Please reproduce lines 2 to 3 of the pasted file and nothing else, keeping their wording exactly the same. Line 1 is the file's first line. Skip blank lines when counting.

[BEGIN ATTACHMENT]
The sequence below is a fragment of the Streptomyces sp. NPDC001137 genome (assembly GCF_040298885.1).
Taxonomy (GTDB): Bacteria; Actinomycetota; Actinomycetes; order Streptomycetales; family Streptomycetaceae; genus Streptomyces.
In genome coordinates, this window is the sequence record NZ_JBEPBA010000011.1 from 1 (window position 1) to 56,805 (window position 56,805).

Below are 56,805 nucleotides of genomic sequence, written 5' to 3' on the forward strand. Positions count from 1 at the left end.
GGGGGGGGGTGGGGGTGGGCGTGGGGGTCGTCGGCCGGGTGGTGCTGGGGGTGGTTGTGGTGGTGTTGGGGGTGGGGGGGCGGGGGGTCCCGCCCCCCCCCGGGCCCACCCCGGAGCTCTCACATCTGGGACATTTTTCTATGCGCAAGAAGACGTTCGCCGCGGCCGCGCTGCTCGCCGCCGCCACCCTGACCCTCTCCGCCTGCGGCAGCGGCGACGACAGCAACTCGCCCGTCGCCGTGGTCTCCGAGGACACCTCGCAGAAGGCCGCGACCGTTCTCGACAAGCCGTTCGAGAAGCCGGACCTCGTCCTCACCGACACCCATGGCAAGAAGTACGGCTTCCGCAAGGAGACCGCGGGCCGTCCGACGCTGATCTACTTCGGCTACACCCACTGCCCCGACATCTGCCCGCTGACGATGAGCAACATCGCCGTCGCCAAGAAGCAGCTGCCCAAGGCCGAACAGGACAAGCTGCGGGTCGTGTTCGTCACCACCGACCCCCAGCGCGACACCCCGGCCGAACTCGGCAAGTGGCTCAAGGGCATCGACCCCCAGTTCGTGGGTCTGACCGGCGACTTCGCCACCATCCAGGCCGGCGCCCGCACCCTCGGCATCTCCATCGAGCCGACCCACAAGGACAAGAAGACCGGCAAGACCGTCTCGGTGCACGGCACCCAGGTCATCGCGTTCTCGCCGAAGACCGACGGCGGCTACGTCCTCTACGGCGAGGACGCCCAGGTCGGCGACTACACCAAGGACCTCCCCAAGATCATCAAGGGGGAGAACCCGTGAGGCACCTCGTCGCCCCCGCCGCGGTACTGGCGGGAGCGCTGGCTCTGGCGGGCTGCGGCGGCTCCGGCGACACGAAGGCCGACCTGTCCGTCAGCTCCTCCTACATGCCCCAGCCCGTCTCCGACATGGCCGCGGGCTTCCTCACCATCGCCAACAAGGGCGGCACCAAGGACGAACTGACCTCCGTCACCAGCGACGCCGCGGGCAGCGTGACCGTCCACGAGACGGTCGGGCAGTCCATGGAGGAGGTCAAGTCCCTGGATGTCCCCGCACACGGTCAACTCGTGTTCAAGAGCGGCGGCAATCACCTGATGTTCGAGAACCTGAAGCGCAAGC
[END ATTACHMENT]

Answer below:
Taxonomy (GTDB): Bacteria; Actinomycetota; Actinomycetes; order Streptomycetales; family Streptomycetaceae; genus Streptomyces.
In genome coordinates, this window is the sequence record NZ_JBEPBA010000011.1 from 1 (window position 1) to 56,805 (window position 56,805).